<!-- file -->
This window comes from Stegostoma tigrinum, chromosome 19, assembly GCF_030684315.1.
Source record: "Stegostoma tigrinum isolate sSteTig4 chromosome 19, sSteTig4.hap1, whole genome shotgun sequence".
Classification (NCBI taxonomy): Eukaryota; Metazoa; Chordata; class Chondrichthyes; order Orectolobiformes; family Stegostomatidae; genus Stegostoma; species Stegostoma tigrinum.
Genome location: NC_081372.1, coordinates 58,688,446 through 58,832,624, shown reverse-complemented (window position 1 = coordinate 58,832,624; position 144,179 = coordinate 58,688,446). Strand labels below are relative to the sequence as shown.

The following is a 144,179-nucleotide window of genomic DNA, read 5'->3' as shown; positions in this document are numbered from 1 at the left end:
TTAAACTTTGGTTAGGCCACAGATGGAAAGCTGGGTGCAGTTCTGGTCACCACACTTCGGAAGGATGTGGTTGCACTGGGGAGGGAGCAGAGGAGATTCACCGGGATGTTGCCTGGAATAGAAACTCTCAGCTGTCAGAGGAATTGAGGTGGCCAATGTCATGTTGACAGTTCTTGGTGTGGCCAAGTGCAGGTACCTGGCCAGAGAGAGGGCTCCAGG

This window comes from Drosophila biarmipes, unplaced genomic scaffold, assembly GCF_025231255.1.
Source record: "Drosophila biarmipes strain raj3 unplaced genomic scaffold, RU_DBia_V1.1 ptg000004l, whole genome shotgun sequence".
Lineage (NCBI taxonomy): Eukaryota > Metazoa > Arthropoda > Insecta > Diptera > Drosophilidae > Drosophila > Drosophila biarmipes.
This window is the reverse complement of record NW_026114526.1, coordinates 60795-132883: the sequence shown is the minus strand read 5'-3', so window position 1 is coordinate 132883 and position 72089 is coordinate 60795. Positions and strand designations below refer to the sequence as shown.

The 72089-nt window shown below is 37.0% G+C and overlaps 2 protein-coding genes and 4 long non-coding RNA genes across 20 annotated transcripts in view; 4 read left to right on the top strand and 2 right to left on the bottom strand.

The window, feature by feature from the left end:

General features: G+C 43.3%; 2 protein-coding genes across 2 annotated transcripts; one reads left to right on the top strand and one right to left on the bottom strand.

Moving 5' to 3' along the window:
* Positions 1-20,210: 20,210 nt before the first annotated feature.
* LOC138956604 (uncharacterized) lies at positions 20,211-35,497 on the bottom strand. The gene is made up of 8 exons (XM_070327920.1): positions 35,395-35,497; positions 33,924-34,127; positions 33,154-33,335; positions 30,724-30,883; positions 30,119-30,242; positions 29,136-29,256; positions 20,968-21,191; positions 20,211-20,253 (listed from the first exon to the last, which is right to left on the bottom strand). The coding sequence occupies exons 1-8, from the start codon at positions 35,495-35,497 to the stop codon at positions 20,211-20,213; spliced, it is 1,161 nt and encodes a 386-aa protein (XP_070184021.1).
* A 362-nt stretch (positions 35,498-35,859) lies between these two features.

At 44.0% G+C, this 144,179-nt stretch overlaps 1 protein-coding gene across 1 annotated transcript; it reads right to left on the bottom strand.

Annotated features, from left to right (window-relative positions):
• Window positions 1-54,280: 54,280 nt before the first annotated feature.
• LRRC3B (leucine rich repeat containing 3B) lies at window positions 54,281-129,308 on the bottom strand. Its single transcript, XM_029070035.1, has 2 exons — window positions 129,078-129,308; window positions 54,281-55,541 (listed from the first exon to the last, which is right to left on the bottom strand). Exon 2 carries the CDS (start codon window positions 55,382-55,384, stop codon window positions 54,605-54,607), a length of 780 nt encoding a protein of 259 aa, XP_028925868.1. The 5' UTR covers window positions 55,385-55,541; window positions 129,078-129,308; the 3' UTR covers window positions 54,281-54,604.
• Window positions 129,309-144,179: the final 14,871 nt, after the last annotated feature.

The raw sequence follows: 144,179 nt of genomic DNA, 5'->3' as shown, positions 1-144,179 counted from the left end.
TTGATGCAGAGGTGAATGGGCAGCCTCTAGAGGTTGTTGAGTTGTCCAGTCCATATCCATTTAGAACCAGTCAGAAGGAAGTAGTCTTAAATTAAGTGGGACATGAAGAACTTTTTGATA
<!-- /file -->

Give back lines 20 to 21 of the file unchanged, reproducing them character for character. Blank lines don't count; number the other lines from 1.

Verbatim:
• Window positions 1-54,280: 54,280 nt before the first annotated feature.
• LRRC3B (leucine rich repeat containing 3B) lies at window positions 54,281-129,308 on the bottom strand. Its single transcript, XM_029070035.1, has 2 exons — window positions 129,078-129,308; window positions 54,281-55,541 (listed from the first exon to the last, which is right to left on the bottom strand). Exon 2 carries the CDS (start codon window positions 55,382-55,384, stop codon window positions 54,605-54,607), a length of 780 nt encoding a protein of 259 aa, XP_028925868.1. The 5' UTR covers window positions 55,385-55,541; window positions 129,078-129,308; the 3' UTR covers window positions 54,281-54,604.